Robert Redford’s latest movie, “The Company You Keep,” is a political action thriller which is getting rave reviews. I’ve recently concluded Redford may be Santa Monica’s most famous native son. On my somewhat eclectic list, Shirley Temple is number two and Charlie Sheen number three. (Feel free to e-mail your list.)
Born in Santa Monica in 1936, Redford apparently abhors our “out-of-control” development. In this month’s Esquire Magazine, Redford said because of the city’s congestion he’s “never here more than two or three days at a crack.” (Depending on how this column turns out, I’m not sure whether I hope Redford’s in or out of town today.)
As it happens I met Redford in 1975 while he was filming a scene from “All the President’s Men.” We actually chatted until the conversation ended in a bit of a disaster. But first I should explain how it was that I had recently moved to Santa Monica.
For years I’d been living in Idyllwild, a town of 2,000 in the mountains above Palm Springs. I worked for the U.S. Forest Service and wrote for the town paper. As fate would have it a Hollywood agent apparently loved my column, “I blew out the candles and got a hernia.” (I was 29 and felt old. Imagine how I feel now.)
The column was about a Jewish mother who desperately wants her wayward hippie son to be a lawyer. The agent, who has long since passed away, showered me with compliments, even predicting that I “would be the next J.D. Salinger.” (I hope he didn’t mean I’d wind up a grumpy old recluse.)
The agent effusively proclaimed that the column would make a great book and movie, which caused my head to spin. What I discovered later was that he was a manic-depressive in a supremely manic phase. My luck.
As I’d just broken up with my girlfriend, I was tempted by the agent’s suggestion that I move to L.A. (This was long before the Internet age where I could have just e-mailed my writing.) He even knew of a vacant apartment at the Shores (in ‘75 they had 200 vacancies) and a day job.
It was crazy but that had never stopped me before, so I up and moved to Santa Monica. A year later I was done with my book, “An Eight Pound Six Ounce Lawyer.” After I finished it my unshaven agent confessed that he couldn’t help me market it. In fact he hadn’t been out of bed in a month. Yikes!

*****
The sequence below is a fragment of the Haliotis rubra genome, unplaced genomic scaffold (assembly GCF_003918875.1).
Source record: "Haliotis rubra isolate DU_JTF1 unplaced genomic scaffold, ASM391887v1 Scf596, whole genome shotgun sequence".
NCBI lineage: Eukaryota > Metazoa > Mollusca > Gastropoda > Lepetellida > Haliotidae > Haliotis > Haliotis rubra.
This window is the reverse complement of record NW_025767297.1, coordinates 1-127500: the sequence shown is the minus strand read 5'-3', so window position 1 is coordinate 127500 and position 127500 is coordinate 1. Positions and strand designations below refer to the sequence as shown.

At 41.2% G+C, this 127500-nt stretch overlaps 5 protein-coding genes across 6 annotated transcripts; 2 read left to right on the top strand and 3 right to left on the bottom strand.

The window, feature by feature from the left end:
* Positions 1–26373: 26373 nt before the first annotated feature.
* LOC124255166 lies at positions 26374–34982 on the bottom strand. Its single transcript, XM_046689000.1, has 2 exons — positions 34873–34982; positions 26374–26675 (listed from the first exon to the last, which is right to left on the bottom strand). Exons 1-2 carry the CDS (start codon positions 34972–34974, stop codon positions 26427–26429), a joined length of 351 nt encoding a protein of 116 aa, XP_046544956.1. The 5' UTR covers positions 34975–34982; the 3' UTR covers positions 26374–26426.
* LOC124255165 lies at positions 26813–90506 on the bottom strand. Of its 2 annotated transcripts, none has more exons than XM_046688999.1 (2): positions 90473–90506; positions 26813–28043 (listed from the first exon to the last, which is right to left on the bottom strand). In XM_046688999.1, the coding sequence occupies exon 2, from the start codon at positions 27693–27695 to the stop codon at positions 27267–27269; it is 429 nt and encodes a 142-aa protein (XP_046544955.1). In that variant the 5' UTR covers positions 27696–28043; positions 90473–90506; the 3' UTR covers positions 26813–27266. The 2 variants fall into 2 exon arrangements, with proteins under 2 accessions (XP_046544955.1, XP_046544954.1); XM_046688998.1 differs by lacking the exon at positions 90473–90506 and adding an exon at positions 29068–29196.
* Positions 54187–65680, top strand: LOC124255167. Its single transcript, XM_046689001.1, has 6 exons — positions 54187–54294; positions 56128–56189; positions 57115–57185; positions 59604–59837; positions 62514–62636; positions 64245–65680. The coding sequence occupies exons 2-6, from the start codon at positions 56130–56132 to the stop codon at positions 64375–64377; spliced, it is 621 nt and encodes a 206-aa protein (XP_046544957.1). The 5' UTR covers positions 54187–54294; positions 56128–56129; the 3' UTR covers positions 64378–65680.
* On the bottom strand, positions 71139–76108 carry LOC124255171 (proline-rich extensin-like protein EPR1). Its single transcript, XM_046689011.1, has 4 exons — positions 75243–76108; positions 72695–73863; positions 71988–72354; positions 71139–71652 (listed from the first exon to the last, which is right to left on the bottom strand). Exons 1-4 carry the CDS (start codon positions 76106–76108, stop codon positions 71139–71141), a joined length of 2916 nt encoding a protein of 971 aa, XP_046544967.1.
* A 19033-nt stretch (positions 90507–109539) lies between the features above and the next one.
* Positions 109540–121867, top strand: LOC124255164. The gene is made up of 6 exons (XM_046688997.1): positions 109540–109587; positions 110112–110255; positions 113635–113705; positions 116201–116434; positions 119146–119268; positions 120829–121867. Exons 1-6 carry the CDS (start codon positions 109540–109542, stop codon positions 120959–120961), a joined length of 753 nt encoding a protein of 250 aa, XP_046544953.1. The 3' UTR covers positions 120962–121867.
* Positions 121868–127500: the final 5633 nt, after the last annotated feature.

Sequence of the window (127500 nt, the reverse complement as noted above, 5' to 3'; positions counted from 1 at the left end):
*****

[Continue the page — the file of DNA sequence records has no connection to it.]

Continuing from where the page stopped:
Meanwhile the office I worked in was primarily staffed by attractive women. My duties were to drive to buildings owned by the company, collect rents and make bank deposits in Century City. It was boring but I had my nights free to write.
One day, as I was pulling into the underground parking lot in Century City, I saw Redford, with his shirt off, throwing a baseball with a film crew member as they set up to shoot the pivotal Deep Throat scene with Hal Holbrook.
There was Redford, aka Jeremiah Johnson, Condor, Gatsby and the Sundance Kid, whose career and politics I so admired. I pulled the car to the curb and nervously walked over. To my amazement, within a minute I was conversing with Redford about politics, movies and sports.
In fact, everything was going great until, thinking about the girls in the office, I casually asked Redford for an autograph. Apparently this was a hot button issue. Redford was adamant, “I don’t do autographs.”
I pleaded couldn’t he just make this one exception, blabbing about the girls in the office. The conversation came to a rather abrupt and awkward end when Redford asked sternly, “Do I need to call security?”
Dejected, I said no and slinked away. I didn’t even share with the girls about my “run-in with Redford” as I definitely didn’t want to repeat the “do I have to call security?” line.
Cut to a mere 37 years later. I had just finished writing a screenplay, “Fury and Grace,” about Latino legend Pancho Gonzalez who was essentially the Jackie Robinson of tennis. Gonzalez was also Redford’s boyhood hero. In fact, Redford had volunteered to friends that he’d love to see a screenplay about Pancho. Fate anyone?
I had my agent (not the manic-depressive) contact Redford’s Santa Monica office and amazingly he agreed to read the script after the Sundance Film Festival. It seemed like serendipity. After all, Redford and I have so much in common. He’s an Oscar-winning director and producer and I … well, for a disabled neighbor I walk a golden retriever named Oscar. Coincidence, I think not.
How did it all end up? Only slightly better than at the Century City parking lot as Redford passed on my script. (Personally I don’t think he ever read it. But the good news is he didn’t once bring up calling security.
Jack can be reached at firstname.lastname@example.org.